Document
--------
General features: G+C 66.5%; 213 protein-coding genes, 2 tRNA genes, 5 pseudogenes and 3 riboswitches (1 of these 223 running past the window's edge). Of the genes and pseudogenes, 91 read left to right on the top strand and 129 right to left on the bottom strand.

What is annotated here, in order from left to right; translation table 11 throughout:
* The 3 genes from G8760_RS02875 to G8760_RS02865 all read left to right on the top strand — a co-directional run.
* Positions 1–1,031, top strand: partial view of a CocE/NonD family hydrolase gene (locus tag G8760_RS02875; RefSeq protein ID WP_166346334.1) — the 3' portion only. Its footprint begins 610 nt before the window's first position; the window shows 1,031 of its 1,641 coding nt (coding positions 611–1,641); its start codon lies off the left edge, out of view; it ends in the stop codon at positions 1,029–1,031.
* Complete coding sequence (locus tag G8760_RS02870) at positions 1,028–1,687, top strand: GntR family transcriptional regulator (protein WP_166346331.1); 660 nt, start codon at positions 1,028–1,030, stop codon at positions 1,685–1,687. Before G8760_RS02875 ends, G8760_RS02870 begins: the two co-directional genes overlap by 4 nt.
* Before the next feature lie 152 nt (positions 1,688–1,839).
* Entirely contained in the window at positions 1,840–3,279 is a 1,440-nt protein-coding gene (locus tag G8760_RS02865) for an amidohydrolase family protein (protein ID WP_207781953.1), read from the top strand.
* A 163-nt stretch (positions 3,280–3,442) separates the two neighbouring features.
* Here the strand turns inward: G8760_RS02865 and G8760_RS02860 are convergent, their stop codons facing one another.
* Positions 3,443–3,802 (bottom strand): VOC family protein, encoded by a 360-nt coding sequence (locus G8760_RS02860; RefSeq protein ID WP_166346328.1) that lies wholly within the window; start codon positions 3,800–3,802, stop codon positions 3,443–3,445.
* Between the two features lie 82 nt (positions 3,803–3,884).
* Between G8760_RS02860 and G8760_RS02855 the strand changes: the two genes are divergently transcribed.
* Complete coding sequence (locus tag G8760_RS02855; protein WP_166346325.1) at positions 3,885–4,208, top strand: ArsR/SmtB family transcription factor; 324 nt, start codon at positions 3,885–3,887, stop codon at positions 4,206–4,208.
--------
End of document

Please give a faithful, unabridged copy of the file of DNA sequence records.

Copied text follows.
General features: G+C 66.5%; 213 protein-coding genes, 2 tRNA genes, 5 pseudogenes and 3 riboswitches (1 of these 223 running past the window's edge). Of the genes and pseudogenes, 91 read left to right on the top strand and 129 right to left on the bottom strand.

What is annotated here, in order from left to right; translation table 11 throughout:
* The 3 genes from G8760_RS02875 to G8760_RS02865 all read left to right on the top strand — a co-directional run.
* Positions 1–1,031, top strand: partial view of a CocE/NonD family hydrolase gene (locus tag G8760_RS02875; RefSeq protein ID WP_166346334.1) — the 3' portion only. Its footprint begins 610 nt before the window's first position; the window shows 1,031 of its 1,641 coding nt (coding positions 611–1,641); its start codon lies off the left edge, out of view; it ends in the stop codon at positions 1,029–1,031.
* Complete coding sequence (locus tag G8760_RS02870) at positions 1,028–1,687, top strand: GntR family transcriptional regulator (protein WP_166346331.1); 660 nt, start codon at positions 1,028–1,030, stop codon at positions 1,685–1,687. Before G8760_RS02875 ends, G8760_RS02870 begins: the two co-directional genes overlap by 4 nt.
* Before the next feature lie 152 nt (positions 1,688–1,839).
* Entirely contained in the window at positions 1,840–3,279 is a 1,440-nt protein-coding gene (locus tag G8760_RS02865) for an amidohydrolase family protein (protein ID WP_207781953.1), read from the top strand.
* A 163-nt stretch (positions 3,280–3,442) separates the two neighbouring features.
* Here the strand turns inward: G8760_RS02865 and G8760_RS02860 are convergent, their stop codons facing one another.
* Positions 3,443–3,802 (bottom strand): VOC family protein, encoded by a 360-nt coding sequence (locus G8760_RS02860; RefSeq protein ID WP_166346328.1) that lies wholly within the window; start codon positions 3,800–3,802, stop codon positions 3,443–3,445.
* Between the two features lie 82 nt (positions 3,803–3,884).
* Between G8760_RS02860 and G8760_RS02855 the strand changes: the two genes are divergently transcribed.
* Complete coding sequence (locus tag G8760_RS02855; protein WP_166346325.1) at positions 3,885–4,208, top strand: ArsR/SmtB family transcription factor; 324 nt, start codon at positions 3,885–3,887, stop codon at positions 4,206–4,208.